Troubadourable folk buddies Simon and Garfunkel once sang that “it’s all happening at the zoo” before retiring from music to live out their days serenely relaxing in the bird habitat. Get happening with today’s Groupon: for $17, you get an outing for four with train rides and hot chocolate at Folsom City Zoo Sanctuary (a $33.80 total value). The outing includes:
- Admission for two adults (a $6 value each).
- Admission for two children (age 2–12) (a $4 value each).
- Three train rides (a $2 value each).
- Four hot chocolates (a $1.95 value each).
Click here to see the zoo’s winter hours, train schedule, and the hours of Fisher’s Beastro.
Since 1963, Folsom City Zoo Sanctuary has been a haven for rescued, nonreleasable animals and a center for wildlife education. The zoo focuses on species native to North America, such as black bears, and teaches visitors about locally occurring neighbors, such as griffins, and its menagerie includes nearly 100 creatures, ranging from tigers rescued during a raid to monkeys born to non-releasable animals. Visiting quartets meander past feral pigs and learn about the sanctuary’s efforts to teach responsible behavior toward all animals. Then three of the guests can hop into a Folsom Valley Railway train car while the fourth wields a camera to record their adventure. The concession stand pours four steaming cups of cocoa to warm up visitors after they’re done gazing at crafty cougars and complimenting the peacocks on their trendy feather extensions.
Folsom City Zoo Sanctuary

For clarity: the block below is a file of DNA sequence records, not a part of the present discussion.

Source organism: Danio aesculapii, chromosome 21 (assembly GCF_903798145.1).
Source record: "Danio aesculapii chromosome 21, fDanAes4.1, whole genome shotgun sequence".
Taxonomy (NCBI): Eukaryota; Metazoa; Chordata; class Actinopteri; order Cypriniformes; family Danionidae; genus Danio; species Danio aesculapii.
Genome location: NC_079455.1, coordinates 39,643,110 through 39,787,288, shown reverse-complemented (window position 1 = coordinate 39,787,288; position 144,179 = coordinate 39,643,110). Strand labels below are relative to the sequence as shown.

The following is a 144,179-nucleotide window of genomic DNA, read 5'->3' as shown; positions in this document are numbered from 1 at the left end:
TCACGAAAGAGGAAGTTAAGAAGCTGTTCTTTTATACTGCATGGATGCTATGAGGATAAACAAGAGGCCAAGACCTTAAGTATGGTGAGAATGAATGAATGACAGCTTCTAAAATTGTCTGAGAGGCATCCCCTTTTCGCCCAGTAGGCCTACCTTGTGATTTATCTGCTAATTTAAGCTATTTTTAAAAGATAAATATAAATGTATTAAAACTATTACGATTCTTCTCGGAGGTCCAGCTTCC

This is not a 'mainstream' zoo," notes Folsom City Zoo Sanctuary on their website. "People who 'don't like zoos' are generally comfortable here." Perhaps that's because the center is more animal sanctuary than public zoo. Since 1963, it has taken in wild animals that have been injured in the wild, orphaned at an early age, or rejected as exotic pets by their owners. The sanctuary's staff provides lifelong homes for these animals, not only keeping them fed and cared for, but also engaging their mental and physical abilities through creative enrichment activities. Of course, education is a major focus, as well, which is why they invite visitors in to meet their boarders. The black bear exhibit showcases a few of these rescued creatures. Its glass viewing panels look into the habits of bears such as Sequoia, who was dropped off anonymously at a wildlife facility, and Marty, who was shot in the hip. Elsewhere, rescued golden eagles perch inside an aviary.
North American species occupy most of the habitats, but zookeepers also rescue the occasional exotic animal. They saved Orinoco, a squirrel monkey that came from a research facility, and Misty and Pouncer, a pair of mixed species tigers rescued from an illegal breeding facility. By telling these stories, the zookeepers hope to discourage the public from keeping wild animals as pets. Instead, they invite visitors to take active roles through volunteer initiatives and a junior zookeeper program.